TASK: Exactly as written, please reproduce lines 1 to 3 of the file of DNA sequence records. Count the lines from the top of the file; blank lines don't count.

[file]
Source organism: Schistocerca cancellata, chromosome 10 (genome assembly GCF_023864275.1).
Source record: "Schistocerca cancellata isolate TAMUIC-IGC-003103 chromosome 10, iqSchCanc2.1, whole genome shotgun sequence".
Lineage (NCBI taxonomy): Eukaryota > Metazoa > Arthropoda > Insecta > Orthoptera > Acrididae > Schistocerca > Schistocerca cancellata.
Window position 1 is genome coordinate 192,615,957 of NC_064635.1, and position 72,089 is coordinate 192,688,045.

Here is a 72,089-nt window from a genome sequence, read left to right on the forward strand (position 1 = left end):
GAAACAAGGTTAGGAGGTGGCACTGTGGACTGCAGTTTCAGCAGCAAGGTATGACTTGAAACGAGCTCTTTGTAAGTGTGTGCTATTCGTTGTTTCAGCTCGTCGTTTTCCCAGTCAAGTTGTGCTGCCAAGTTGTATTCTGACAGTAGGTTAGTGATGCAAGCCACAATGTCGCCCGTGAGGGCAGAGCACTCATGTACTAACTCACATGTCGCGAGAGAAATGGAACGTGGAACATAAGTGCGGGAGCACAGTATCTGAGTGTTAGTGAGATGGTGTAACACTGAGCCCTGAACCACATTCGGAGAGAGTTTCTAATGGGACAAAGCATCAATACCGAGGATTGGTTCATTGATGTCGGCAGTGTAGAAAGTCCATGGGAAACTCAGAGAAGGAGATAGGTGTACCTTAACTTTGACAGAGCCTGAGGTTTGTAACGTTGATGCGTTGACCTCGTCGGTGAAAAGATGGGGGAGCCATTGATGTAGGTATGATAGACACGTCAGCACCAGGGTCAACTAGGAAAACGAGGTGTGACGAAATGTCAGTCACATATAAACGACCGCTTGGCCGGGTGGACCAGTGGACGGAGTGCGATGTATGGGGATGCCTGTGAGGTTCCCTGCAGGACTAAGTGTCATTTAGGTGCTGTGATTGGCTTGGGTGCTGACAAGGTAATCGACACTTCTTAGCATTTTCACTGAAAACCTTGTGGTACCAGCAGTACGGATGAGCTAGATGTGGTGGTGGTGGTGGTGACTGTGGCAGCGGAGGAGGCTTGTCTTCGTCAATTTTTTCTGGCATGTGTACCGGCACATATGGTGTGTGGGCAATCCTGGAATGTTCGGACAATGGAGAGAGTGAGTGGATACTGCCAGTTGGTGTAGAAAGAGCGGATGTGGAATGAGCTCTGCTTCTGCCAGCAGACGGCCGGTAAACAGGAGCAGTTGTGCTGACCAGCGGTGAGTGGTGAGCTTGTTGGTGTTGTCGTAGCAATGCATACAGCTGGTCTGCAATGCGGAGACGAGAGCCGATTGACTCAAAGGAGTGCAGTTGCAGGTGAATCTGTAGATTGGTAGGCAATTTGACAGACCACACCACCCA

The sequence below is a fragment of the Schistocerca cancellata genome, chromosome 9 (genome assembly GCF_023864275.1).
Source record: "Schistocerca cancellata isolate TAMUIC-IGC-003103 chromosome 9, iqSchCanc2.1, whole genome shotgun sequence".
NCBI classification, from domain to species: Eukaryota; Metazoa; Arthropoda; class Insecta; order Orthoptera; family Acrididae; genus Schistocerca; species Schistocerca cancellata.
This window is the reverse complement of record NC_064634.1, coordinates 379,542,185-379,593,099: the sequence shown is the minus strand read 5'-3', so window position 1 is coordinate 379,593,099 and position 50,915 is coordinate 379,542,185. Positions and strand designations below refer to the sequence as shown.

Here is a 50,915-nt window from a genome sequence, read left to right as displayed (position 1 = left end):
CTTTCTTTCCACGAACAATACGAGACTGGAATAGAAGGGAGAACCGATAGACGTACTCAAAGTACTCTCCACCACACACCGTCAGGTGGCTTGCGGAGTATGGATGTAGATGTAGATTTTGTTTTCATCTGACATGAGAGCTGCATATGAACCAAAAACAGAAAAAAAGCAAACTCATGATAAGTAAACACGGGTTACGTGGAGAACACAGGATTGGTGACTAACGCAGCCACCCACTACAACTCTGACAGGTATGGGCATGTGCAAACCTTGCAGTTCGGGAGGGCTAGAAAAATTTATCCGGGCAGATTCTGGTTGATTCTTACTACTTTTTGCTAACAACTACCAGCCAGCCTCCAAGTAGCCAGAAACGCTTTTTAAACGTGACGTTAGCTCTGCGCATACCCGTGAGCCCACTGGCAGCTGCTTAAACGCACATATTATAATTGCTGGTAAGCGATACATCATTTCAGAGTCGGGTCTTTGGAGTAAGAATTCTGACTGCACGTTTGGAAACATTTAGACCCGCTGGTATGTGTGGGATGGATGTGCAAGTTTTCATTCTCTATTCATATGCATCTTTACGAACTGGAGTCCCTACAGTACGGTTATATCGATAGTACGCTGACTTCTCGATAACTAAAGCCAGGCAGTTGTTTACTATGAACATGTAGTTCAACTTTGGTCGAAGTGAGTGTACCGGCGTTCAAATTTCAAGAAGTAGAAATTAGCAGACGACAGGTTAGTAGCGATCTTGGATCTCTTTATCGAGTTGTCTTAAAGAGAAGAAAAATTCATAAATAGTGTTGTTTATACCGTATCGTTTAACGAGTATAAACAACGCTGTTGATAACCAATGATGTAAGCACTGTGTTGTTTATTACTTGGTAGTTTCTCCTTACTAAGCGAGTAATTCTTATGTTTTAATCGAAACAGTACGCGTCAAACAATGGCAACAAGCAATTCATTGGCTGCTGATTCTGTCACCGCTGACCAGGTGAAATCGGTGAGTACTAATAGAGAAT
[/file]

Source organism: Schistocerca cancellata, chromosome 10 (genome assembly GCF_023864275.1).
Source record: "Schistocerca cancellata isolate TAMUIC-IGC-003103 chromosome 10, iqSchCanc2.1, whole genome shotgun sequence".
Lineage (NCBI taxonomy): Eukaryota > Metazoa > Arthropoda > Insecta > Orthoptera > Acrididae > Schistocerca > Schistocerca cancellata.